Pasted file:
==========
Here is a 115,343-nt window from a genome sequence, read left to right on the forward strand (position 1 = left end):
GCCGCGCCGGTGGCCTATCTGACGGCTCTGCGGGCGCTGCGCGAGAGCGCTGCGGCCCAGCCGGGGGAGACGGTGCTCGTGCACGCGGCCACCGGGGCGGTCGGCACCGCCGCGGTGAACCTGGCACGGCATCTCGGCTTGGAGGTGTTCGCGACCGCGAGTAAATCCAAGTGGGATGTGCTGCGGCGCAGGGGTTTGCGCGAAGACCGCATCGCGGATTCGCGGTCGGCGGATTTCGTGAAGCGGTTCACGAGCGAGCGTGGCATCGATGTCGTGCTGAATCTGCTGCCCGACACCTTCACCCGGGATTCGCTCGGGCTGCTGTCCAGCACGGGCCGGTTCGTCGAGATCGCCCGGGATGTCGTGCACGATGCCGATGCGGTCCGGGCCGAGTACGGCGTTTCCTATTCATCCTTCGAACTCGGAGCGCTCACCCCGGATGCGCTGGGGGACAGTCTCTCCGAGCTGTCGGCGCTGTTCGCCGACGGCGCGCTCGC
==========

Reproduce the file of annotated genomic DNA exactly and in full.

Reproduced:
Here is a 115,343-nt window from a genome sequence, read left to right on the forward strand (position 1 = left end):
GCCGCGCCGGTGGCCTATCTGACGGCTCTGCGGGCGCTGCGCGAGAGCGCTGCGGCCCAGCCGGGGGAGACGGTGCTCGTGCACGCGGCCACCGGGGCGGTCGGCACCGCCGCGGTGAACCTGGCACGGCATCTCGGCTTGGAGGTGTTCGCGACCGCGAGTAAATCCAAGTGGGATGTGCTGCGGCGCAGGGGTTTGCGCGAAGACCGCATCGCGGATTCGCGGTCGGCGGATTTCGTGAAGCGGTTCACGAGCGAGCGTGGCATCGATGTCGTGCTGAATCTGCTGCCCGACACCTTCACCCGGGATTCGCTCGGGCTGCTGTCCAGCACGGGCCGGTTCGTCGAGATCGCCCGGGATGTCGTGCACGATGCCGATGCGGTCCGGGCCGAGTACGGCGTTTCCTATTCATCCTTCGAACTCGGAGCGCTCACCCCGGATGCGCTGGGGGACAGTCTCTCCGAGCTGTCGGCGCTGTTCGCCGACGGCGCGCTCGC